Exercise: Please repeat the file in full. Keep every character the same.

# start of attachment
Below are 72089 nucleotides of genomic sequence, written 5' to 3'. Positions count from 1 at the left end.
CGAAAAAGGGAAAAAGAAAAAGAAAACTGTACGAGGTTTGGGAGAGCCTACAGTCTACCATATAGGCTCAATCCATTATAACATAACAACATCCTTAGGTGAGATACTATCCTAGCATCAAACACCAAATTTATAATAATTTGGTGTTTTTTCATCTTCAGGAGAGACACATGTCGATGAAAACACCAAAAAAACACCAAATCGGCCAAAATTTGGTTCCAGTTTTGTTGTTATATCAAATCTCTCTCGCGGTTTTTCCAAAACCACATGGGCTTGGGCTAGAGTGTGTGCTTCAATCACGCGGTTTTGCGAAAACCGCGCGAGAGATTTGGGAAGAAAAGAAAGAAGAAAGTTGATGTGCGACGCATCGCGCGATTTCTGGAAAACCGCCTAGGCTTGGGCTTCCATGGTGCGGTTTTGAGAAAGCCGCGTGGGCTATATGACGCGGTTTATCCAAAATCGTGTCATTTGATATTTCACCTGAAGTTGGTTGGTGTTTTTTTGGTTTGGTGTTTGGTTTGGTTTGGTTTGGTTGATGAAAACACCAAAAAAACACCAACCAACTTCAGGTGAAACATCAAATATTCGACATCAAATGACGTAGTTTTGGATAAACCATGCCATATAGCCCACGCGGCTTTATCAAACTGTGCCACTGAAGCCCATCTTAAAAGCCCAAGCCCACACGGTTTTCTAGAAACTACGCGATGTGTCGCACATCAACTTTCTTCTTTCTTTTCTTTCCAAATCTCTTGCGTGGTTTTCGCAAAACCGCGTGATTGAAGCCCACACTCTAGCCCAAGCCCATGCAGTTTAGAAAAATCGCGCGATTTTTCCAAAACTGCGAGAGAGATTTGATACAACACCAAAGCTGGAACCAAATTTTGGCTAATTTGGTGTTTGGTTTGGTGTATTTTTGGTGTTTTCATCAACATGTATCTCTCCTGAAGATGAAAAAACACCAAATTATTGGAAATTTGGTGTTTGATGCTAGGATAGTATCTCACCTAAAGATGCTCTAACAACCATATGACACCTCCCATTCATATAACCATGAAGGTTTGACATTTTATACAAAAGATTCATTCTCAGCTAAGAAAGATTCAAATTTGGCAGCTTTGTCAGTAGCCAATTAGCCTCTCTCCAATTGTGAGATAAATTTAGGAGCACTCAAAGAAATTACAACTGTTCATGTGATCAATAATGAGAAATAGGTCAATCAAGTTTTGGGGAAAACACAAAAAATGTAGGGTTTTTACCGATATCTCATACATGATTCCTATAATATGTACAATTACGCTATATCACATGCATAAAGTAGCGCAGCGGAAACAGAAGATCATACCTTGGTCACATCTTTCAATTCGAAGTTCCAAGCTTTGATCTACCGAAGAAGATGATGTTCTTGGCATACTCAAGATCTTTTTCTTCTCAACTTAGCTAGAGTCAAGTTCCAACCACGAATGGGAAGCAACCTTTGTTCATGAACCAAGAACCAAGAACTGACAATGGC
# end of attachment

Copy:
Below are 72089 nucleotides of genomic sequence, written 5' to 3'. Positions count from 1 at the left end.
CGAAAAAGGGAAAAAGAAAAAGAAAACTGTACGAGGTTTGGGAGAGCCTACAGTCTACCATATAGGCTCAATCCATTATAACATAACAACATCCTTAGGTGAGATACTATCCTAGCATCAAACACCAAATTTATAATAATTTGGTGTTTTTTCATCTTCAGGAGAGACACATGTCGATGAAAACACCAAAAAAACACCAAATCGGCCAAAATTTGGTTCCAGTTTTGTTGTTATATCAAATCTCTCTCGCGGTTTTTCCAAAACCACATGGGCTTGGGCTAGAGTGTGTGCTTCAATCACGCGGTTTTGCGAAAACCGCGCGAGAGATTTGGGAAGAAAAGAAAGAAGAAAGTTGATGTGCGACGCATCGCGCGATTTCTGGAAAACCGCCTAGGCTTGGGCTTCCATGGTGCGGTTTTGAGAAAGCCGCGTGGGCTATATGACGCGGTTTATCCAAAATCGTGTCATTTGATATTTCACCTGAAGTTGGTTGGTGTTTTTTTGGTTTGGTGTTTGGTTTGGTTTGGTTTGGTTGATGAAAACACCAAAAAAACACCAACCAACTTCAGGTGAAACATCAAATATTCGACATCAAATGACGTAGTTTTGGATAAACCATGCCATATAGCCCACGCGGCTTTATCAAACTGTGCCACTGAAGCCCATCTTAAAAGCCCAAGCCCACACGGTTTTCTAGAAACTACGCGATGTGTCGCACATCAACTTTCTTCTTTCTTTTCTTTCCAAATCTCTTGCGTGGTTTTCGCAAAACCGCGTGATTGAAGCCCACACTCTAGCCCAAGCCCATGCAGTTTAGAAAAATCGCGCGATTTTTCCAAAACTGCGAGAGAGATTTGATACAACACCAAAGCTGGAACCAAATTTTGGCTAATTTGGTGTTTGGTTTGGTGTATTTTTGGTGTTTTCATCAACATGTATCTCTCCTGAAGATGAAAAAACACCAAATTATTGGAAATTTGGTGTTTGATGCTAGGATAGTATCTCACCTAAAGATGCTCTAACAACCATATGACACCTCCCATTCATATAACCATGAAGGTTTGACATTTTATACAAAAGATTCATTCTCAGCTAAGAAAGATTCAAATTTGGCAGCTTTGTCAGTAGCCAATTAGCCTCTCTCCAATTGTGAGATAAATTTAGGAGCACTCAAAGAAATTACAACTGTTCATGTGATCAATAATGAGAAATAGGTCAATCAAGTTTTGGGGAAAACACAAAAAATGTAGGGTTTTTACCGATATCTCATACATGATTCCTATAATATGTACAATTACGCTATATCACATGCATAAAGTAGCGCAGCGGAAACAGAAGATCATACCTTGGTCACATCTTTCAATTCGAAGTTCCAAGCTTTGATCTACCGAAGAAGATGATGTTCTTGGCATACTCAAGATCTTTTTCTTCTCAACTTAGCTAGAGTCAAGTTCCAACCACGAATGGGAAGCAACCTTTGTTCATGAACCAAGAACCAAGAACTGACAATGGC